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Global Arms Sales Rise For 7th Year Despite Supply Chain Issues

Global Arms Sales Rise For 7th Year Despite Supply Chain Issues
folder_openInternational News access_time2 months ago
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By Staff, Agencies

Sales of arms and military services by the world’s 100 biggest military companies rose 1.9 percent to $592BN in 2021 despite supply chain issues that held up shipments of critical components, according to new data from the Stockholm International Peace Research Institute [SIPRI].

The increase, accelerating from 1.1 percent in 2019-2020, marked the seventh consecutive year of rising global arms sales, SIPRI said in its Arms Industry Database released Monday.

SIPRI said supply chain issues continued to hold back trade in 2021 and were likely to get worse as a result of the Ukraine war.

“We might have expected even greater growth in arms sales in 2021 without persistent supply chain issues,” Lucie Béraud-Sudreau, director of the SIPRI Military Expenditure and Arms Production Program, said in a statement. “Both larger and smaller arms companies said that their sales had been affected during the year. Some companies, such as Airbus and General Dynamics, also reported labor shortages.”

Russia’s invasion of Ukraine in February 2022 was also increasing supply chain challenges for arms companies around the world, the SIPRI report said.

For Western countries, it noted that Russia was a significant supplier of the raw materials used in arms production.

But the country, which is increasing production because of the war, is also affected because of war-related sanctions that make it difficult for manufacturers there to access semiconductors and to receive payment for their deliveries.

Companies in the United States dominated the list with sales of the 40 US companies in the listing totaling $299bn in 2021, according to SIPRI, although sales were slightly lower in real terms as a result of high inflation.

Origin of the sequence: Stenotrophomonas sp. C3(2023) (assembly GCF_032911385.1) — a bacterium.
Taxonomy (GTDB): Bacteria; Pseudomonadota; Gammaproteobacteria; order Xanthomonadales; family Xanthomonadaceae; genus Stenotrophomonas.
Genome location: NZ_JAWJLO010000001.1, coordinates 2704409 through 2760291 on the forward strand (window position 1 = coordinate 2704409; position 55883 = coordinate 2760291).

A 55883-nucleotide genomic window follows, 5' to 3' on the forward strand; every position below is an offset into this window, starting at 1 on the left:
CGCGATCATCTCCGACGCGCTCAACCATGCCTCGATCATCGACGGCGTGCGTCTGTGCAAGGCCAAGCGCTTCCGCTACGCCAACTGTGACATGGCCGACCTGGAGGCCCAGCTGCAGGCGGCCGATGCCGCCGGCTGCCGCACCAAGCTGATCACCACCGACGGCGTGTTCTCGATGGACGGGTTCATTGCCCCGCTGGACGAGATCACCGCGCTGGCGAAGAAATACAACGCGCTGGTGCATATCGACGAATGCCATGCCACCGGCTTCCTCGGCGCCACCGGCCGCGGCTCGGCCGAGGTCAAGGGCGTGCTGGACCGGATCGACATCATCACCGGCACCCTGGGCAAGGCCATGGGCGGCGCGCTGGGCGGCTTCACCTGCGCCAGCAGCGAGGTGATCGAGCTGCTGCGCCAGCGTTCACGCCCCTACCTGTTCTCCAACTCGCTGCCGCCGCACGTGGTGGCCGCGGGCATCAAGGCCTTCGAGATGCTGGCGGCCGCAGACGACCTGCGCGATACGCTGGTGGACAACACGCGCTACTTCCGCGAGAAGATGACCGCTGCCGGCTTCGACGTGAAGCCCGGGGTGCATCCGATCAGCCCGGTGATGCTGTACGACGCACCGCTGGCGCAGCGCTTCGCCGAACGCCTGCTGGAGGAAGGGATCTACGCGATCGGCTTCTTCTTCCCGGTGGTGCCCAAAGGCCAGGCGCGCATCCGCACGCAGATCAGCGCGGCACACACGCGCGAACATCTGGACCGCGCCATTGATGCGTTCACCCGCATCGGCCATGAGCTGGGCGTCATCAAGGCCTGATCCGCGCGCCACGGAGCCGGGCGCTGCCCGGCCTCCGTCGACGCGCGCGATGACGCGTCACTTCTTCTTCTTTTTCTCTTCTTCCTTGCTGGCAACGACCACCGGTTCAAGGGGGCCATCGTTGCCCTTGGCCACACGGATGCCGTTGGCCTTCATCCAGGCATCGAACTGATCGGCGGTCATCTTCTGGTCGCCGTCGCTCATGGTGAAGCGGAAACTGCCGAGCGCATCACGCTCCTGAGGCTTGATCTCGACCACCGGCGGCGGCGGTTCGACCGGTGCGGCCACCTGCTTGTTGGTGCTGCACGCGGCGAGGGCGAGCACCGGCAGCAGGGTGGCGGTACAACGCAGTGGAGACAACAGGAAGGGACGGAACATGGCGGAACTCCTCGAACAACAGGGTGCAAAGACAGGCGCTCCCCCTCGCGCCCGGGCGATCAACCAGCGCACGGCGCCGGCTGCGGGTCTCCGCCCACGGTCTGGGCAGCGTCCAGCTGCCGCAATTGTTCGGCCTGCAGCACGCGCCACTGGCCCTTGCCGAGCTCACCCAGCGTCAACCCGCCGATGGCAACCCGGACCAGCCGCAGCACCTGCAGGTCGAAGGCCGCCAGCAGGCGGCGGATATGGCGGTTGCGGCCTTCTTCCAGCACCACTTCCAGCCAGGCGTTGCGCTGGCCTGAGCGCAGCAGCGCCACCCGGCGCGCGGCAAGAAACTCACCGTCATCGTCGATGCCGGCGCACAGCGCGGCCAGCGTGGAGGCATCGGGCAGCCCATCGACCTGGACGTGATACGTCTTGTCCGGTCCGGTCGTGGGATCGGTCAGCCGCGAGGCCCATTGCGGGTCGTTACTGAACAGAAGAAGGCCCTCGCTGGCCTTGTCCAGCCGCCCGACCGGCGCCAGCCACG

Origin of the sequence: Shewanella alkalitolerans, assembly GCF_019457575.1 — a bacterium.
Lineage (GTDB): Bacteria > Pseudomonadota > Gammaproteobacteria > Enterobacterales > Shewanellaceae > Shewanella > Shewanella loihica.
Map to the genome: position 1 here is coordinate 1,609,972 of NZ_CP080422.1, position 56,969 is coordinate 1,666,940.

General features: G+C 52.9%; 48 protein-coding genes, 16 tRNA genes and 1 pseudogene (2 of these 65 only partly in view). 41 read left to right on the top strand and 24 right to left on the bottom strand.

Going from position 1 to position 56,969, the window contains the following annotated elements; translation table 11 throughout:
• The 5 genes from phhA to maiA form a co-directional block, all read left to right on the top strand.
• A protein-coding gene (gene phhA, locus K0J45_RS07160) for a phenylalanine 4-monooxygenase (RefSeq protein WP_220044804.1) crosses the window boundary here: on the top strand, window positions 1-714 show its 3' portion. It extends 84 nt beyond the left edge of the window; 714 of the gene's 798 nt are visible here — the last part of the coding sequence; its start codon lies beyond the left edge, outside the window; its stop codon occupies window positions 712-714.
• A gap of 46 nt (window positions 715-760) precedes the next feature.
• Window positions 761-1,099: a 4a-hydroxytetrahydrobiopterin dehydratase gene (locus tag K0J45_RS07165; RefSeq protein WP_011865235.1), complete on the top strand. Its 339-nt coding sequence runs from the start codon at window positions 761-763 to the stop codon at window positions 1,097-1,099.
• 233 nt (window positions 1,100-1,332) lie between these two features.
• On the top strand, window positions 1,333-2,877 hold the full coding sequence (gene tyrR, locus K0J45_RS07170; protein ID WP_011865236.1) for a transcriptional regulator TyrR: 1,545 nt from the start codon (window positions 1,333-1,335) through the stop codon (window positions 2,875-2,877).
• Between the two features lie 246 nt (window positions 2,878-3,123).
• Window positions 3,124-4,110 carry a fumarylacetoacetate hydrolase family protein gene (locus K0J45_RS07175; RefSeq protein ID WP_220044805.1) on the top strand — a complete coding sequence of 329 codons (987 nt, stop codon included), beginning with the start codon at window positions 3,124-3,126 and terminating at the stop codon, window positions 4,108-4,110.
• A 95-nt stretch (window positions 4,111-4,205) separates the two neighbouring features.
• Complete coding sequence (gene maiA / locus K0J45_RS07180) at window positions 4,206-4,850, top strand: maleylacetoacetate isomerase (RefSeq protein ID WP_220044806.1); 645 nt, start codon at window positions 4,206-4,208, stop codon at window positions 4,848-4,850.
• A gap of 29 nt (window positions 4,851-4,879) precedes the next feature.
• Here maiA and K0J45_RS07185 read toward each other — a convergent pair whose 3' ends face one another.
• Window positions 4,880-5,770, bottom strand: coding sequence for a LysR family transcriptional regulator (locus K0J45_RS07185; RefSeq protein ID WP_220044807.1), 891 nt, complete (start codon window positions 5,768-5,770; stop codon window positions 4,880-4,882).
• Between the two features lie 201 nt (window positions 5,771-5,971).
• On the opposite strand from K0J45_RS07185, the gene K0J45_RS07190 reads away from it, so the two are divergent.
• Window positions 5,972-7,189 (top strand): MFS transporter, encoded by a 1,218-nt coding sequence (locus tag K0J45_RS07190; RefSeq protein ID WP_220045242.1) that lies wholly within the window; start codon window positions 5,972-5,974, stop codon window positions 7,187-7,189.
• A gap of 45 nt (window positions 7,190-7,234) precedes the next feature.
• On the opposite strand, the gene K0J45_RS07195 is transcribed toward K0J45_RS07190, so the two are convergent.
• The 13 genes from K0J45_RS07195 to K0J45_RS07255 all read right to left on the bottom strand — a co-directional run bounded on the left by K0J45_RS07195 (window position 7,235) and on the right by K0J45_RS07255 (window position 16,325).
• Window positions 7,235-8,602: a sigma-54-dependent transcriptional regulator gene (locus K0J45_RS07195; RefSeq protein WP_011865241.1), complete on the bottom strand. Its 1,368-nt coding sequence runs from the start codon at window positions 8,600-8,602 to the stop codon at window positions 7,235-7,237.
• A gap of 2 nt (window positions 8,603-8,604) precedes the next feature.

Continuing a pattern established in 2018, the five firms at the top of the list were all based in the US: Lockheed Martin, Raytheon Technologies, Boeing, Northrop Grumman and General Dynamics.

The report, however, noted a large surge in sales from Chinese manufacturers, with the eight Chinese arms companies on the list having total arms sales of $109bn, an increase of 6.3 percent from the year before. Four of its manufacturers were in the Top 10.

South Korean manufacturers also saw above-average growth in sales, with the four companies in SIPRI’s list reporting combined sales 3.6 percent above the previous year at $7.2bn, led by engine manufacturer Hanwha Aerospace. Its sales surged 7.6 percent to $2.6bn and are expected to grow significantly in the coming years after it signed a major arms deal with Poland earlier this year.

France’s Dassault Aviation Group also registered strong growth, with sales up 59 percent to $6.3bn in 2021, driven by deliveries of 25 Rafale combat aircraft.

Elsewhere in Europe, however, companies struggled with supply chain disruptions, with most military aerospace firms reporting losses.

There were 27 companies with headquarters in Europe in the top 100; their combined arms sales increased by 4.2 percent to reach $123bn.

The six Russian companies in the top 100 saw their sales rise by a marginal 0.4 percent to $17.8bn.

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